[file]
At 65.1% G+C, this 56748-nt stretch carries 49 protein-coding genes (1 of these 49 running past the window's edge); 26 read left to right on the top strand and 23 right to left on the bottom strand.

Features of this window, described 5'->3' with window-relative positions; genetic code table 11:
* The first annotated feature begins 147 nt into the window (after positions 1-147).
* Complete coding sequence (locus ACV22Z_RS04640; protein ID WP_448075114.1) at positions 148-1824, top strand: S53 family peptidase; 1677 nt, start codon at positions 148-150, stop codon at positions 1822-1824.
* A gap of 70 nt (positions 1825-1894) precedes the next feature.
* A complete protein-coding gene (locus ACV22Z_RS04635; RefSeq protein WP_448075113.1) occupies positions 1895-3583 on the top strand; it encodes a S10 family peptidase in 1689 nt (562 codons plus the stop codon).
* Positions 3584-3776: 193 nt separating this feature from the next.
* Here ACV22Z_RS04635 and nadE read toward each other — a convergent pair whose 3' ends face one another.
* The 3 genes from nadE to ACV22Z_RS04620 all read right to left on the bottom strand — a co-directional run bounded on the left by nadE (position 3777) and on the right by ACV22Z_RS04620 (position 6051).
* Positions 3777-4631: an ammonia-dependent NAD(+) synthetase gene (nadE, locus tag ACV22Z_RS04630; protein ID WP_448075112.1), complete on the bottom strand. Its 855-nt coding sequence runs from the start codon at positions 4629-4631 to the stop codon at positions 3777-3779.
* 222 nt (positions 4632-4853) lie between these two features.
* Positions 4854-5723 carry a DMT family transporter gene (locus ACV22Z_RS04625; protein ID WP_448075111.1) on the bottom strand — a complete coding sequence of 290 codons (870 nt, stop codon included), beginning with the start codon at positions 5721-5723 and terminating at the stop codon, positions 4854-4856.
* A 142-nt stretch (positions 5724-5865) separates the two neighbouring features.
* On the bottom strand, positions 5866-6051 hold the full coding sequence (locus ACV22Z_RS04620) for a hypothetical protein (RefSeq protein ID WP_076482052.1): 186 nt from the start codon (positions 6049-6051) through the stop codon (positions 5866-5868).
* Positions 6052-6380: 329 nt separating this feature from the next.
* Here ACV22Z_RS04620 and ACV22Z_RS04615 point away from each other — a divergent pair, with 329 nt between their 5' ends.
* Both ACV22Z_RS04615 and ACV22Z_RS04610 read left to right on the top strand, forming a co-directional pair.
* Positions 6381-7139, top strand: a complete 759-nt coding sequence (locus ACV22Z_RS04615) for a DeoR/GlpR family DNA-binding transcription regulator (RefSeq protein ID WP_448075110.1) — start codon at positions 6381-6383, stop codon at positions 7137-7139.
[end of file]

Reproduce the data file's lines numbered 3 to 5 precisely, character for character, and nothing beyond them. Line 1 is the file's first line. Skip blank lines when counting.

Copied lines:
* The first annotated feature begins 147 nt into the window (after positions 1-147).
* Complete coding sequence (locus ACV22Z_RS04640; protein ID WP_448075114.1) at positions 148-1824, top strand: S53 family peptidase; 1677 nt, start codon at positions 148-150, stop codon at positions 1822-1824.
* A gap of 70 nt (positions 1825-1894) precedes the next feature.